So, here’s the situation: You’re pumping gas, and you want to be efficient and get exactly, let’s say, ten dollars worth. In order to achieve such a feat, you will have to gently squeeze the handle at the right moment and very, very gently drift it up to the next dollar. We all know how hard this is, and it gets twice as hard with gas near $2.00 per gallon.
So $9.00 arrives and you start getting ready to hit that perfect $10.00. $9.55 … $9.56 … $9.57 … $9.58 … $9.59 … $9.60. $9.60?!?! Damnit I’m a moron. Yep. There sure are one-hundred cents per dollar. Ooops. Forty cents to go. Start over!
Please, join me in saying “Ahhh! I’m not the only one!”
You know what’s really odd? When I was in Japan it became apparent while riding with a friend that the Japanese pump to a round number of litres, not dollars. So motorists would pull up to a gas station and ask for say… 10 litres, and not even really care how many dollars (ok yen) it came to.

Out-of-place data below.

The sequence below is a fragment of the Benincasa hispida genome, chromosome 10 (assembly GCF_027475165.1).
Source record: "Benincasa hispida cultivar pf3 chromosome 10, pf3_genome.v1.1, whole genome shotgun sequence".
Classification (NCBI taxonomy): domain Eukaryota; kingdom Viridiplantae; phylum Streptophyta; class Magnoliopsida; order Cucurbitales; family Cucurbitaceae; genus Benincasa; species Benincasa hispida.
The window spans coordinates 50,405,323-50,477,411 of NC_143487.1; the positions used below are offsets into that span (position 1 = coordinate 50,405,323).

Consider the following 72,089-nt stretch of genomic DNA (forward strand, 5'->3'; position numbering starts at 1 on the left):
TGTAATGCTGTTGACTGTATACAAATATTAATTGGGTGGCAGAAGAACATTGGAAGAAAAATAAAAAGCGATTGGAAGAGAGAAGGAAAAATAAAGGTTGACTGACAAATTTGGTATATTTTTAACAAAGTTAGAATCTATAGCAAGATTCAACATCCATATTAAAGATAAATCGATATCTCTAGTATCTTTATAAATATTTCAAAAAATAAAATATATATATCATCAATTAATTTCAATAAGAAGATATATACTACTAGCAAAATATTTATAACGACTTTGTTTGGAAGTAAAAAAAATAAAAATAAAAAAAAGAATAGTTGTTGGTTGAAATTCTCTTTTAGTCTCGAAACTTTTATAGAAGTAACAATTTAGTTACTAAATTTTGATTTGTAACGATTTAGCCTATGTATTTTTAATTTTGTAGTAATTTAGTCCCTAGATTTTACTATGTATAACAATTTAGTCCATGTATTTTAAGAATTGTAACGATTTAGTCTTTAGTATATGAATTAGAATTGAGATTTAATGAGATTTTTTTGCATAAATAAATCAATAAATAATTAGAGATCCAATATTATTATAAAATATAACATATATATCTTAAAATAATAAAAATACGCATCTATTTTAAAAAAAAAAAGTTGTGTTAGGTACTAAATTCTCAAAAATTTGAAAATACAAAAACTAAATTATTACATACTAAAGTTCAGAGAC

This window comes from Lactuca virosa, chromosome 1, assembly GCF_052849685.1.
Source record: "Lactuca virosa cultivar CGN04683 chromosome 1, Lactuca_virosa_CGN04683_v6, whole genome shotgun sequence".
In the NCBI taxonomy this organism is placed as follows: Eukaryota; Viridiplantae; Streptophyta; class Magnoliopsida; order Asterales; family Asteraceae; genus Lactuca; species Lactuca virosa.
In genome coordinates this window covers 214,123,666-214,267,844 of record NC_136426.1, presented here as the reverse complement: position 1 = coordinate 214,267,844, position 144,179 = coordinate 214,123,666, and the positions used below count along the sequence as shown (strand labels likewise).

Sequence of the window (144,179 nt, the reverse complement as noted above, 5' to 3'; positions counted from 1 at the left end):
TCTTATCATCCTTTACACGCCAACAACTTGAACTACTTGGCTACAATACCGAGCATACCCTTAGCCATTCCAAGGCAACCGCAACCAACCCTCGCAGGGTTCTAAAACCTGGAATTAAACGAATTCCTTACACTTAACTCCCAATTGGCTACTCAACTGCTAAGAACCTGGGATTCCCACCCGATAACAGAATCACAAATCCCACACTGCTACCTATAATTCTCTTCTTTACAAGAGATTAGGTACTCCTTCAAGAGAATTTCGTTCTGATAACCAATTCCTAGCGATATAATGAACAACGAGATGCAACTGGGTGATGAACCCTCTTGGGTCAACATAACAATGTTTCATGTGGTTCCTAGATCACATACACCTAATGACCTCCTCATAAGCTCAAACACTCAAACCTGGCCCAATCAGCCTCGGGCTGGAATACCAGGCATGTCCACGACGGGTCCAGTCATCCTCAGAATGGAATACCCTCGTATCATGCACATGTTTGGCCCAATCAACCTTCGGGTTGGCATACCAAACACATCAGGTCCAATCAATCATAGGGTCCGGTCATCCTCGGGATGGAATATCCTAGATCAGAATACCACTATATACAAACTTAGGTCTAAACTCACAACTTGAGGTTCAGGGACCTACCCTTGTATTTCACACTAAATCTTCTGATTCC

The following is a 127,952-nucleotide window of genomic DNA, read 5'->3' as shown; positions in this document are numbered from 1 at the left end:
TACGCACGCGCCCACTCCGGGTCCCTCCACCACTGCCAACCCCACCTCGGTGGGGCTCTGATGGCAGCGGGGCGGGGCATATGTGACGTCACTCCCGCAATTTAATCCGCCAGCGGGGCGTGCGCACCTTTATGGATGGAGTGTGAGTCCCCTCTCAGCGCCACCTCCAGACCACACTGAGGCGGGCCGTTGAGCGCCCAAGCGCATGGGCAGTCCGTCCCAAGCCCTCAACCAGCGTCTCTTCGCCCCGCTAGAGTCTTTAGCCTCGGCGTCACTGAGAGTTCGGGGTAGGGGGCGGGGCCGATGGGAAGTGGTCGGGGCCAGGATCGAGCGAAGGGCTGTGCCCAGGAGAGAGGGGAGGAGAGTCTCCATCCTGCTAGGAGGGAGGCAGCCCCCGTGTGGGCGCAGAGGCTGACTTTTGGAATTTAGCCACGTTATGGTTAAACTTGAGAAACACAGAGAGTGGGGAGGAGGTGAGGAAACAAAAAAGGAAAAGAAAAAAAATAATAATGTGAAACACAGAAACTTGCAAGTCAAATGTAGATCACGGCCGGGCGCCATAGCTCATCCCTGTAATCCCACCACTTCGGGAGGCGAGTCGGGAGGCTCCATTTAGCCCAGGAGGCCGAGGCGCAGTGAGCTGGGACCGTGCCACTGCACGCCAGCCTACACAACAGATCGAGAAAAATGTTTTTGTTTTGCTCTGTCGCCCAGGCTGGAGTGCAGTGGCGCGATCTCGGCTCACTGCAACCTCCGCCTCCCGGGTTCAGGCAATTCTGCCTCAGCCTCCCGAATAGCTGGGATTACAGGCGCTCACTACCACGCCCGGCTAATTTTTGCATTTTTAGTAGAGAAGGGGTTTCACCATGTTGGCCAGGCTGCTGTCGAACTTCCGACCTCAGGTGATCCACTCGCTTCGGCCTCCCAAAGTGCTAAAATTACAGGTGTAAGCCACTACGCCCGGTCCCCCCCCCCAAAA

I read on Slashdot a while ago that if you pump your gas to 5, 10, or otherwise even increments, you’re more likely to get a fair amount of gasoline. These are the units that the various departments of weights and mesures use to ensure the gas pump readouts are legitimate, and so the pumps tend to catch up at these numbers (not dollar marks but gallon marks, rather). I don’t know if this belief is true or not.
Yeah I’m guilty as accused.
I blame it on my old bedside clock that had running/tumbling numbers like many of the old gas station pumps. Now of course everything is @#$@ digital – so we were just calculating on clock time cause we were watching the clock numbers. Makes sense right?